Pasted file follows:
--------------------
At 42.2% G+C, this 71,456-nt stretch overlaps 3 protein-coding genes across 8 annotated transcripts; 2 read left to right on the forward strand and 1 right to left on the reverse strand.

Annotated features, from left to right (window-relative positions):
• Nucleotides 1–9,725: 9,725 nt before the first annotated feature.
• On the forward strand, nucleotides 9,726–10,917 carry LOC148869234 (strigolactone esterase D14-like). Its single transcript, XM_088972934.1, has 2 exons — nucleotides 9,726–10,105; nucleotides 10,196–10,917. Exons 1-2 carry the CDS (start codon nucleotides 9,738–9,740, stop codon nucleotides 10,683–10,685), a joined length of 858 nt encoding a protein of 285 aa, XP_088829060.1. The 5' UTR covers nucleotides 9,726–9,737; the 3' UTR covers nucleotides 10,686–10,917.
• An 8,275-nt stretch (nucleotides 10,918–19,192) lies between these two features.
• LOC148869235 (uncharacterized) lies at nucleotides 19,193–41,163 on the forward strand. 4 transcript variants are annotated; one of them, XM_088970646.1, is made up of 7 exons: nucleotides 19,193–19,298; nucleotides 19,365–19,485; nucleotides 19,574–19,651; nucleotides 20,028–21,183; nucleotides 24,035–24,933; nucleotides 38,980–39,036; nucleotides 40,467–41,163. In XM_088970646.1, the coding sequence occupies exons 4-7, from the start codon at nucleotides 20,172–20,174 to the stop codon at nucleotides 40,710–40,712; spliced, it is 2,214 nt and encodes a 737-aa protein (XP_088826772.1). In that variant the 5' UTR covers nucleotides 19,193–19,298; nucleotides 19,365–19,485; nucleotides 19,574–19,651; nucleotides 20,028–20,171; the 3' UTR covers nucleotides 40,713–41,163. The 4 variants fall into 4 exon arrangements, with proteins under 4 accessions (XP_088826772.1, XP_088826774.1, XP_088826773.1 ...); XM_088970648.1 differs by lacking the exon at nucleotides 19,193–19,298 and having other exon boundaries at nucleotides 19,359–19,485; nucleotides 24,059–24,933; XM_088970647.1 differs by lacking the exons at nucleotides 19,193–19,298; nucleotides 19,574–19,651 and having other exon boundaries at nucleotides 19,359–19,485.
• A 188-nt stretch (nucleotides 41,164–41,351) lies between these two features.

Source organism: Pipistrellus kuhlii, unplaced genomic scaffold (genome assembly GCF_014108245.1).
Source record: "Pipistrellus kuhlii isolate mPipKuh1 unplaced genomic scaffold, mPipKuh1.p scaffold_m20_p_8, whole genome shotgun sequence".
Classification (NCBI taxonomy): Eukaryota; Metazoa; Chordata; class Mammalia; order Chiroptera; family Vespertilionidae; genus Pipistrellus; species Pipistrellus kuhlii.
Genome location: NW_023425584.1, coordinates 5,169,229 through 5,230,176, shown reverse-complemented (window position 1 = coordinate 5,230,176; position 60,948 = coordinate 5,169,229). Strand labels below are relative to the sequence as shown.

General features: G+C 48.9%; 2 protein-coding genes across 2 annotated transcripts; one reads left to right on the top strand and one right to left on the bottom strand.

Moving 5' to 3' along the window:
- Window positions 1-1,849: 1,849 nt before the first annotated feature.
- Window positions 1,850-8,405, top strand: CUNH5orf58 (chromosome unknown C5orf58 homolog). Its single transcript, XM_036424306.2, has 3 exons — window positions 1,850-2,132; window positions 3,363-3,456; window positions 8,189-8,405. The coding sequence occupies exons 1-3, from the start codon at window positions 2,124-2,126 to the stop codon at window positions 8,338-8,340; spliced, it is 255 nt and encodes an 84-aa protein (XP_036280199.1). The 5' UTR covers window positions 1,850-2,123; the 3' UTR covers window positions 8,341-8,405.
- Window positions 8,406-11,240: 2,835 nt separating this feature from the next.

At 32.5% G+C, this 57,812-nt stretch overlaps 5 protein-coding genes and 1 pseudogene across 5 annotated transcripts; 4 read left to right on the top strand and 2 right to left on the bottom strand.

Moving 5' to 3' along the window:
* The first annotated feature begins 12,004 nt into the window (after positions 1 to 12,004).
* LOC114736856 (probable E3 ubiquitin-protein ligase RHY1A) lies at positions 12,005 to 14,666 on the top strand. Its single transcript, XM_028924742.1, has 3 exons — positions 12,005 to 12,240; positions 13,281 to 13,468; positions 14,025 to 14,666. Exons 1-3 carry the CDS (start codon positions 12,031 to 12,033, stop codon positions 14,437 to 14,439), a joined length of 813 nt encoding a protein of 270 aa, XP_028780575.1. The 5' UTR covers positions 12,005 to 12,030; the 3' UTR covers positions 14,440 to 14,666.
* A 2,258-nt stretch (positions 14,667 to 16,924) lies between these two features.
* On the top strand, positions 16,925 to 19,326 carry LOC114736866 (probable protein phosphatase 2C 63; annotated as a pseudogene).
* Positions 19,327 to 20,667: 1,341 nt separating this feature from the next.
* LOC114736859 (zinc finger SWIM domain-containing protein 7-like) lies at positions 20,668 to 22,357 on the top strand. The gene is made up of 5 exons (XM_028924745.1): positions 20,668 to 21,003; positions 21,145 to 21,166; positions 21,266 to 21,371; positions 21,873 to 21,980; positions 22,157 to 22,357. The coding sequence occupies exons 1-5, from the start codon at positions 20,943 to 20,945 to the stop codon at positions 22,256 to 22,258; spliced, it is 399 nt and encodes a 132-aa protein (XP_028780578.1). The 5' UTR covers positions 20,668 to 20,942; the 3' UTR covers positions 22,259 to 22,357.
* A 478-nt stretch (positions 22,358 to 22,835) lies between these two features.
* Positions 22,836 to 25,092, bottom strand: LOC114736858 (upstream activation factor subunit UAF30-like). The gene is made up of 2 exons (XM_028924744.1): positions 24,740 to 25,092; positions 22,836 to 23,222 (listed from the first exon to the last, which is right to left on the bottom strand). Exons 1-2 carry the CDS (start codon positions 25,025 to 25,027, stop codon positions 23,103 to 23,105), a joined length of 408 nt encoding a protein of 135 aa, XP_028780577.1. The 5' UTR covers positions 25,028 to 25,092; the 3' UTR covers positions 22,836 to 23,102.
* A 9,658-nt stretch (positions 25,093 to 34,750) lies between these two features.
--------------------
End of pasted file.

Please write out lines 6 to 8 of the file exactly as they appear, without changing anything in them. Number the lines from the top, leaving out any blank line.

• LOC148869235 (uncharacterized) lies at nucleotides 19,193–41,163 on the forward strand. 4 transcript variants are annotated; one of them, XM_088970646.1, is made up of 7 exons: nucleotides 19,193–19,298; nucleotides 19,365–19,485; nucleotides 19,574–19,651; nucleotides 20,028–21,183; nucleotides 24,035–24,933; nucleotides 38,980–39,036; nucleotides 40,467–41,163. In XM_088970646.1, the coding sequence occupies exons 4-7, from the start codon at nucleotides 20,172–20,174 to the stop codon at nucleotides 40,710–40,712; spliced, it is 2,214 nt and encodes a 737-aa protein (XP_088826772.1). In that variant the 5' UTR covers nucleotides 19,193–19,298; nucleotides 19,365–19,485; nucleotides 19,574–19,651; nucleotides 20,028–20,171; the 3' UTR covers nucleotides 40,713–41,163. The 4 variants fall into 4 exon arrangements, with proteins under 4 accessions (XP_088826772.1, XP_088826774.1, XP_088826773.1 ...); XM_088970648.1 differs by lacking the exon at nucleotides 19,193–19,298 and having other exon boundaries at nucleotides 19,359–19,485; nucleotides 24,059–24,933; XM_088970647.1 differs by lacking the exons at nucleotides 19,193–19,298; nucleotides 19,574–19,651 and having other exon boundaries at nucleotides 19,359–19,485.
• A 188-nt stretch (nucleotides 41,164–41,351) lies between these two features.

Source organism: Pipistrellus kuhlii, unplaced genomic scaffold (genome assembly GCF_014108245.1).